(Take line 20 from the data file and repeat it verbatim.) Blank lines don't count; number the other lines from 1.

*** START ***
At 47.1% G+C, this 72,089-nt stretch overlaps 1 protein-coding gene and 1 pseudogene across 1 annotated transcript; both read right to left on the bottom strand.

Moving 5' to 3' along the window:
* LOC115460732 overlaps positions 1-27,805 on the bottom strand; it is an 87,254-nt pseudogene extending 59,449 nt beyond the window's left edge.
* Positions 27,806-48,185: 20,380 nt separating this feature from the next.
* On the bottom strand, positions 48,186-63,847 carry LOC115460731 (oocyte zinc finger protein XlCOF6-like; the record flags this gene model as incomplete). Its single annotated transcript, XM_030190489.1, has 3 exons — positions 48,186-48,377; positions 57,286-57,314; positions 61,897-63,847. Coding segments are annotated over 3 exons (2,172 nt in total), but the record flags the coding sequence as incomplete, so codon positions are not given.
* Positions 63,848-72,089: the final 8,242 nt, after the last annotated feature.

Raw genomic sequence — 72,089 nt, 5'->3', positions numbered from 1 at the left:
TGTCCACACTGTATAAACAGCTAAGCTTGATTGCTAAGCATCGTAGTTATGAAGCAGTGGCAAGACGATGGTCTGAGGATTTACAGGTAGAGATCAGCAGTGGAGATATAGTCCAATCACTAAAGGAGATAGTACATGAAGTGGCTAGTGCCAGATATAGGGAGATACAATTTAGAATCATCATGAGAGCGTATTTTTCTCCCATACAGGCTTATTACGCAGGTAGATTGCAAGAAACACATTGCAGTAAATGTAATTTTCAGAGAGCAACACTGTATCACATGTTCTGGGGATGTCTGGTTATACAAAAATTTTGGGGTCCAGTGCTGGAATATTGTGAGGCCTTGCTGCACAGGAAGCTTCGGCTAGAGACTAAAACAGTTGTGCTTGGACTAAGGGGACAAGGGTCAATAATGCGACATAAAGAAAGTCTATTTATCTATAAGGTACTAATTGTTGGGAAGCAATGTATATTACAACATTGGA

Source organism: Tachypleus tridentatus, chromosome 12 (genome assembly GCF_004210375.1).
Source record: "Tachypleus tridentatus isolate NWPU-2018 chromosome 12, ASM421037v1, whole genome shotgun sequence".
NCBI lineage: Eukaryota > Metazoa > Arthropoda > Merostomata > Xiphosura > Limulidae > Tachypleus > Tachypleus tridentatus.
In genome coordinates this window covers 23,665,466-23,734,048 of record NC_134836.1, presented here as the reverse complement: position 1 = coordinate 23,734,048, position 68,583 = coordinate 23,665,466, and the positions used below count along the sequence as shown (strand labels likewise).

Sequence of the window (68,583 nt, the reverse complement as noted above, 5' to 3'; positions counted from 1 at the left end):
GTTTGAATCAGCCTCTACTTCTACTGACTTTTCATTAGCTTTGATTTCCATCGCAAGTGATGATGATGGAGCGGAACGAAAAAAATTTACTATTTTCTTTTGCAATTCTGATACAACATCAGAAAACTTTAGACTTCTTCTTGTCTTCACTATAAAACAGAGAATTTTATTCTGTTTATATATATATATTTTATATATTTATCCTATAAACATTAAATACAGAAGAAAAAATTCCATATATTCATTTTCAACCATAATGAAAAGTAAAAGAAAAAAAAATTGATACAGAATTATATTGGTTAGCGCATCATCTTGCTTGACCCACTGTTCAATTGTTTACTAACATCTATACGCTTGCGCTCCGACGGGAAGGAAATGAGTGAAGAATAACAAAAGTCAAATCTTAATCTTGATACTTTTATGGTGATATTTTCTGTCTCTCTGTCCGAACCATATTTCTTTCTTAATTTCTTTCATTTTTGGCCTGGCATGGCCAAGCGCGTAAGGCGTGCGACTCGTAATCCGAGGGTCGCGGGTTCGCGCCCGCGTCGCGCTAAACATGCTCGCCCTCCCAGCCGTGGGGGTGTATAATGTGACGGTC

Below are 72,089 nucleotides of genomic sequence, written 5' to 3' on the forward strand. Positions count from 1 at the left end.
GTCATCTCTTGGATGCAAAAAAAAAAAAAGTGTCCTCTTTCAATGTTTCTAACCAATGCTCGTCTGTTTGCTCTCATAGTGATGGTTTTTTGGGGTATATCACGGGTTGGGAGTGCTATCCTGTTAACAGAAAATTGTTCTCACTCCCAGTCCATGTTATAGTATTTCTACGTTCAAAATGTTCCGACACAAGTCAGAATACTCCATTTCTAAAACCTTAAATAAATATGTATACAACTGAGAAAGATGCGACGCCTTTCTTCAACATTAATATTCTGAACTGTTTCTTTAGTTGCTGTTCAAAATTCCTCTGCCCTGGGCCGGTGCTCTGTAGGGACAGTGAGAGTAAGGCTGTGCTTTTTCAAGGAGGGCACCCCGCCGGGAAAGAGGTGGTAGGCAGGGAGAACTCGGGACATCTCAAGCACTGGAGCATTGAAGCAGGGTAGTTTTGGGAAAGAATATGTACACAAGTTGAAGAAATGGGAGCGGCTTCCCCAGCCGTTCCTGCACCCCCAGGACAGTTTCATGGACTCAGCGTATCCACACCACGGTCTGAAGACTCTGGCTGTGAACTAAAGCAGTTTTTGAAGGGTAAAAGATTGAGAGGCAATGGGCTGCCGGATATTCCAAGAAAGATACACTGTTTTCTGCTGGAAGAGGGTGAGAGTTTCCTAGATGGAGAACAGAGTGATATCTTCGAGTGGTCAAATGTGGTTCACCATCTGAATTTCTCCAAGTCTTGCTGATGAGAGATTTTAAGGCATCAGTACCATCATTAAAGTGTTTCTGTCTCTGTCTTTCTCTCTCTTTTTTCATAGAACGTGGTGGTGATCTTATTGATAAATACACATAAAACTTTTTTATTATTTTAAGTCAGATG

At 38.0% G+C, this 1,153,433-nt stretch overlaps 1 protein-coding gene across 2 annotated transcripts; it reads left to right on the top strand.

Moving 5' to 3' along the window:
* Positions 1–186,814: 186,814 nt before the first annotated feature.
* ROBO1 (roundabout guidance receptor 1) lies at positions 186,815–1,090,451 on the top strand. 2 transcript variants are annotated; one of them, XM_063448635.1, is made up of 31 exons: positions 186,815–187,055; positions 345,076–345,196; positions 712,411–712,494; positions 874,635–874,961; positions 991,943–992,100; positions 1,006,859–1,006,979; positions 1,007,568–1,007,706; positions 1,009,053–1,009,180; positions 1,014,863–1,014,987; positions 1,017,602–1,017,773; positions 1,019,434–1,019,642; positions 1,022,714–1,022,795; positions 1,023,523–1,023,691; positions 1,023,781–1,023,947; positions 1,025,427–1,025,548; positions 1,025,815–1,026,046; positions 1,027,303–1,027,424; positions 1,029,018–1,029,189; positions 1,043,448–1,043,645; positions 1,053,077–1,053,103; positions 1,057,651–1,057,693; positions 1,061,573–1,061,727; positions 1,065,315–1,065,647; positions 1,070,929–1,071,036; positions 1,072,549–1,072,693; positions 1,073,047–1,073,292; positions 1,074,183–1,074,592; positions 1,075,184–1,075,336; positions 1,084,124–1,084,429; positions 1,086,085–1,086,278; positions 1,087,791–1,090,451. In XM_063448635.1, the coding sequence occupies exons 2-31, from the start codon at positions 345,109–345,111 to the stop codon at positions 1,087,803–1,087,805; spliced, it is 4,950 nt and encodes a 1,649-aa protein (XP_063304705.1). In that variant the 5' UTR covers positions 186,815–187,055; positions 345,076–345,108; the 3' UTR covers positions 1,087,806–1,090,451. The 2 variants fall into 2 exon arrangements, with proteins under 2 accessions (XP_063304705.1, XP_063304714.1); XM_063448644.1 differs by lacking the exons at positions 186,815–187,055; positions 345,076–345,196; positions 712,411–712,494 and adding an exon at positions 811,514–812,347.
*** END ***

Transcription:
* ROBO1 (roundabout guidance receptor 1) lies at positions 186,815–1,090,451 on the top strand. 2 transcript variants are annotated; one of them, XM_063448635.1, is made up of 31 exons: positions 186,815–187,055; positions 345,076–345,196; positions 712,411–712,494; positions 874,635–874,961; positions 991,943–992,100; positions 1,006,859–1,006,979; positions 1,007,568–1,007,706; positions 1,009,053–1,009,180; positions 1,014,863–1,014,987; positions 1,017,602–1,017,773; positions 1,019,434–1,019,642; positions 1,022,714–1,022,795; positions 1,023,523–1,023,691; positions 1,023,781–1,023,947; positions 1,025,427–1,025,548; positions 1,025,815–1,026,046; positions 1,027,303–1,027,424; positions 1,029,018–1,029,189; positions 1,043,448–1,043,645; positions 1,053,077–1,053,103; positions 1,057,651–1,057,693; positions 1,061,573–1,061,727; positions 1,065,315–1,065,647; positions 1,070,929–1,071,036; positions 1,072,549–1,072,693; positions 1,073,047–1,073,292; positions 1,074,183–1,074,592; positions 1,075,184–1,075,336; positions 1,084,124–1,084,429; positions 1,086,085–1,086,278; positions 1,087,791–1,090,451. In XM_063448635.1, the coding sequence occupies exons 2-31, from the start codon at positions 345,109–345,111 to the stop codon at positions 1,087,803–1,087,805; spliced, it is 4,950 nt and encodes a 1,649-aa protein (XP_063304705.1). In that variant the 5' UTR covers positions 186,815–187,055; positions 345,076–345,108; the 3' UTR covers positions 1,087,806–1,090,451. The 2 variants fall into 2 exon arrangements, with proteins under 2 accessions (XP_063304705.1, XP_063304714.1); XM_063448644.1 differs by lacking the exons at positions 186,815–187,055; positions 345,076–345,196; positions 712,411–712,494 and adding an exon at positions 811,514–812,347.